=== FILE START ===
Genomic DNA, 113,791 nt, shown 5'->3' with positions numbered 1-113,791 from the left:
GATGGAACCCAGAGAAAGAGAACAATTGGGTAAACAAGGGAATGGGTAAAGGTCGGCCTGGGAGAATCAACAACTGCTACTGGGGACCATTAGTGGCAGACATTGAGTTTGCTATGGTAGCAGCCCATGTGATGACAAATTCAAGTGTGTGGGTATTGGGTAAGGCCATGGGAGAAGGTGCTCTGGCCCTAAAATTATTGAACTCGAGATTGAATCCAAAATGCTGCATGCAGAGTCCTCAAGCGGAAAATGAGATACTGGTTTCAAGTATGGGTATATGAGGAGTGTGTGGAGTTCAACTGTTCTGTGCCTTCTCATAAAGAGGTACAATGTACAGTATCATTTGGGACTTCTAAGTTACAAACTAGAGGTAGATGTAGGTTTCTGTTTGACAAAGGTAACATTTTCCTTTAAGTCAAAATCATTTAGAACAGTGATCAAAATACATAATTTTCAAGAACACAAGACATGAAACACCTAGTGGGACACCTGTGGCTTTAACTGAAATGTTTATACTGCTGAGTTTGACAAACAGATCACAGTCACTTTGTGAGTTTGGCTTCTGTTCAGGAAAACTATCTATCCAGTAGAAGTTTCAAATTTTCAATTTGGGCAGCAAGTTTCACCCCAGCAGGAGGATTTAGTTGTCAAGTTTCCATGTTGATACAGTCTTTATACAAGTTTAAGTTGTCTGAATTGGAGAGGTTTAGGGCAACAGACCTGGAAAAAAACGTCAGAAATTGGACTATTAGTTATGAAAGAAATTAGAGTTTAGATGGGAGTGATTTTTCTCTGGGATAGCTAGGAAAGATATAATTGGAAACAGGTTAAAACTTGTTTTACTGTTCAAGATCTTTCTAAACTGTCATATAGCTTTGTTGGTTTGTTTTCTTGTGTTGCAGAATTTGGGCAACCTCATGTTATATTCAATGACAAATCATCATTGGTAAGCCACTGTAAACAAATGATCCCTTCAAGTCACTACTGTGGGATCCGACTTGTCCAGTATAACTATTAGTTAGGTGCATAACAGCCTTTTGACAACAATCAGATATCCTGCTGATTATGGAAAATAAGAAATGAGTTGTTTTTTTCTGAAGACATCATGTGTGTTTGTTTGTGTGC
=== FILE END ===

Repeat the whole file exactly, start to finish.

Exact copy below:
Genomic DNA, 113,791 nt, shown 5'->3' with positions numbered 1-113,791 from the left:
GATGGAACCCAGAGAAAGAGAACAATTGGGTAAACAAGGGAATGGGTAAAGGTCGGCCTGGGAGAATCAACAACTGCTACTGGGGACCATTAGTGGCAGACATTGAGTTTGCTATGGTAGCAGCCCATGTGATGACAAATTCAAGTGTGTGGGTATTGGGTAAGGCCATGGGAGAAGGTGCTCTGGCCCTAAAATTATTGAACTCGAGATTGAATCCAAAATGCTGCATGCAGAGTCCTCAAGCGGAAAATGAGATACTGGTTTCAAGTATGGGTATATGAGGAGTGTGTGGAGTTCAACTGTTCTGTGCCTTCTCATAAAGAGGTACAATGTACAGTATCATTTGGGACTTCTAAGTTACAAACTAGAGGTAGATGTAGGTTTCTGTTTGACAAAGGTAACATTTTCCTTTAAGTCAAAATCATTTAGAACAGTGATCAAAATACATAATTTTCAAGAACACAAGACATGAAACACCTAGTGGGACACCTGTGGCTTTAACTGAAATGTTTATACTGCTGAGTTTGACAAACAGATCACAGTCACTTTGTGAGTTTGGCTTCTGTTCAGGAAAACTATCTATCCAGTAGAAGTTTCAAATTTTCAATTTGGGCAGCAAGTTTCACCCCAGCAGGAGGATTTAGTTGTCAAGTTTCCATGTTGATACAGTCTTTATACAAGTTTAAGTTGTCTGAATTGGAGAGGTTTAGGGCAACAGACCTGGAAAAAAACGTCAGAAATTGGACTATTAGTTATGAAAGAAATTAGAGTTTAGATGGGAGTGATTTTTCTCTGGGATAGCTAGGAAAGATATAATTGGAAACAGGTTAAAACTTGTTTTACTGTTCAAGATCTTTCTAAACTGTCATATAGCTTTGTTGGTTTGTTTTCTTGTGTTGCAGAATTTGGGCAACCTCATGTTATATTCAATGACAAATCATCATTGGTAAGCCACTGTAAACAAATGATCCCTTCAAGTCACTACTGTGGGATCCGACTTGTCCAGTATAACTATTAGTTAGGTGCATAACAGCCTTTTGACAACAATCAGATATCCTGCTGATTATGGAAAATAAGAAATGAGTTGTTTTTTTCTGAAGACATCATGTGTGTTTGTTTGTGTGC